The hardening of a cutting tool makes it too brittle to stand up well when in use, and consequently it is necessary to reduce the brittleness somewhat. This process of softening, known as drawing the temper, is accomplished by reheating to the proper temperature, ordinarily determined by the color of the surface of the tool which must be brightened previous to the operation. As the piece of steel is heated, a light, delicate straw color appears; then, in order, a deep straw, light brown, darker brown, light purple, dark purple, dark blue, pale blue, blue tinged with green, and, finally, black. When black appears, the temper is gone. These colors furnish a guide to the condition of hardened steel, and indicate the tempers attained with the degrees of temperature used in the various connections shown in Table 1.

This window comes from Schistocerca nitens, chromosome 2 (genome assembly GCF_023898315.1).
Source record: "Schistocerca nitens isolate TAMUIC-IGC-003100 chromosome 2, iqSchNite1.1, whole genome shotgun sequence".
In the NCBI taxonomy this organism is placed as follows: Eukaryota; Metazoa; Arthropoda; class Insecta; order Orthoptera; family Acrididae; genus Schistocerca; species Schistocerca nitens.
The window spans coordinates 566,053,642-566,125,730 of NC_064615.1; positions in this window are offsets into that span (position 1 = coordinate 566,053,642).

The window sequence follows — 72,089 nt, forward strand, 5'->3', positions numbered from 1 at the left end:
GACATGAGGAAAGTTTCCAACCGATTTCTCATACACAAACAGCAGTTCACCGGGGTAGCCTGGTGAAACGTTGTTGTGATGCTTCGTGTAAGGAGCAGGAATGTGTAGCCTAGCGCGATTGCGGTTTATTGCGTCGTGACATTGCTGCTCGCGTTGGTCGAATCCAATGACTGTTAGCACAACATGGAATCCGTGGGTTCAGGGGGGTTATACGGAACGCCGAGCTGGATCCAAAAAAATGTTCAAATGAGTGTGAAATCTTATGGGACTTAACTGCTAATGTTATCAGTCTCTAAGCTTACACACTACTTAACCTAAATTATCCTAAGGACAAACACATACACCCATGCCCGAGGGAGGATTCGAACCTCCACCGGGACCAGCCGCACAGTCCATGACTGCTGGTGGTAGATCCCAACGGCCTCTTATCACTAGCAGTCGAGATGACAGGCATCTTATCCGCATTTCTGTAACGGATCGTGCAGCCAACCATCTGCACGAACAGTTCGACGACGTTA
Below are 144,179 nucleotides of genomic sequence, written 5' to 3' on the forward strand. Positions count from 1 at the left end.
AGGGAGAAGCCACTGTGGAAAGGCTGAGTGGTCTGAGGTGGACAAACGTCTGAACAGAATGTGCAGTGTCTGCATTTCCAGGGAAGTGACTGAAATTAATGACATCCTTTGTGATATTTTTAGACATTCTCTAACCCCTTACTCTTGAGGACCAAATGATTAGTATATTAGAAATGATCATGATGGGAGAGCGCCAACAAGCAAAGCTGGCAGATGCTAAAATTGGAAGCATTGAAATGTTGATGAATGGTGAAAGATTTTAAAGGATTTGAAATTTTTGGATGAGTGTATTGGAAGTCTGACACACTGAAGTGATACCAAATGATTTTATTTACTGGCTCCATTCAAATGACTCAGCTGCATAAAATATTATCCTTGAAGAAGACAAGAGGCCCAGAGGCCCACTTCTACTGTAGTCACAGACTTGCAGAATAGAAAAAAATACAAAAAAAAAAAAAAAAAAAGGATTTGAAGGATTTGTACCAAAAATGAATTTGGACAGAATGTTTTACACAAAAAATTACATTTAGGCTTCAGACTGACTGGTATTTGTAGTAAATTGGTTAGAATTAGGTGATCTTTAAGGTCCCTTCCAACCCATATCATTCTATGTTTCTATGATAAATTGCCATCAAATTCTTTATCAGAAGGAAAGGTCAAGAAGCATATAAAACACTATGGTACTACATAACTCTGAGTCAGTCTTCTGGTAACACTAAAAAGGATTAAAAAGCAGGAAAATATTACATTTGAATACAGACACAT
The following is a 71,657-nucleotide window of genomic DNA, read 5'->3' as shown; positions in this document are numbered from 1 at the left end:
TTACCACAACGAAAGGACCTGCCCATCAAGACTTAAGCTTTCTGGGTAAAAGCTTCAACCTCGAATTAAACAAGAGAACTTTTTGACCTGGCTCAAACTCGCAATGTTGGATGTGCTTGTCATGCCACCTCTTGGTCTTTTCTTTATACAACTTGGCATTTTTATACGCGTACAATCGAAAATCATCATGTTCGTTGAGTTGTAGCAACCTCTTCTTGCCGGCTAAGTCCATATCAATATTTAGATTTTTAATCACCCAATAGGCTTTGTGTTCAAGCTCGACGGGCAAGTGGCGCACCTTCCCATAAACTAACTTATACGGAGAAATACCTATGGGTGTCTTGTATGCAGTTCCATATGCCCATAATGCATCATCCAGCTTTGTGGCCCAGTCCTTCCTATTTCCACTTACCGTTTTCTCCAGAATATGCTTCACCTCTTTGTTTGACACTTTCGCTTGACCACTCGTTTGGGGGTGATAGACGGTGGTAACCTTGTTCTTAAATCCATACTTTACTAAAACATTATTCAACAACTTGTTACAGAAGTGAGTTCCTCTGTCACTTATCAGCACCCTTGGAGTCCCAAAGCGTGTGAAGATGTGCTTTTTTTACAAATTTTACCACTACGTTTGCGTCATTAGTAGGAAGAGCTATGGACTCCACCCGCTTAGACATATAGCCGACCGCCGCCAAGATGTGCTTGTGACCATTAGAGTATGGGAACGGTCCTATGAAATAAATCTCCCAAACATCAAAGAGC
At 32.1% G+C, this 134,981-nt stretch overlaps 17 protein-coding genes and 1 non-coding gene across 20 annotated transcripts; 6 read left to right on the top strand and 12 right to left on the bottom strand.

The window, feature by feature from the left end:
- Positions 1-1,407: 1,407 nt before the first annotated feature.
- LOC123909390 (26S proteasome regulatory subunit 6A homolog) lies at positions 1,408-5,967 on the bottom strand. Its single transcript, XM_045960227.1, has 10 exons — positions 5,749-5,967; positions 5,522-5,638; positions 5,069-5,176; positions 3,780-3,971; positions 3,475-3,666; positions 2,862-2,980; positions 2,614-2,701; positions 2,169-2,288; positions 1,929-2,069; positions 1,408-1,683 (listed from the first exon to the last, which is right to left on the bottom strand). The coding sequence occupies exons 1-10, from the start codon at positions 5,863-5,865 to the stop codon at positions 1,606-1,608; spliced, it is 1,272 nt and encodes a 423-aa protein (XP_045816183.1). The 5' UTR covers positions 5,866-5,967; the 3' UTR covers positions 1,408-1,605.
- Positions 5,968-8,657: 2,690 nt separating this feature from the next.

Augers; screw slotting saws; etc.
Blue, tinged with green
When steel is tempered in large quantities the method just described is expensive. It is not, moreover, so reliable as heating the articles in a kettle of oil, using a thermometer to indicate the temperature. A piece of perforated sheet metal or wire cloth should be used to keep the articles two or three inches from the bottom of the kettle. A perforated sheet-iron pail two inches smaller in diameter than the kettle, resting on a piece of iron, or a frame placed in the bottom, will keep the pieces from the sides and bottom of the kettle. The thermometer should be placed in the kettle outside the pail, in order that the bulb may be at the same depth as the lower pieces.
A piece of steel may be spring-tempered by first hardening and then drawing the temper to such a degree that the piece, when bent, will return to its normal shape after the pressure is removed. This may be accomplished by covering the surface with tallow or some animal oil, and then heating until the oil catches fire from the heat in the piece.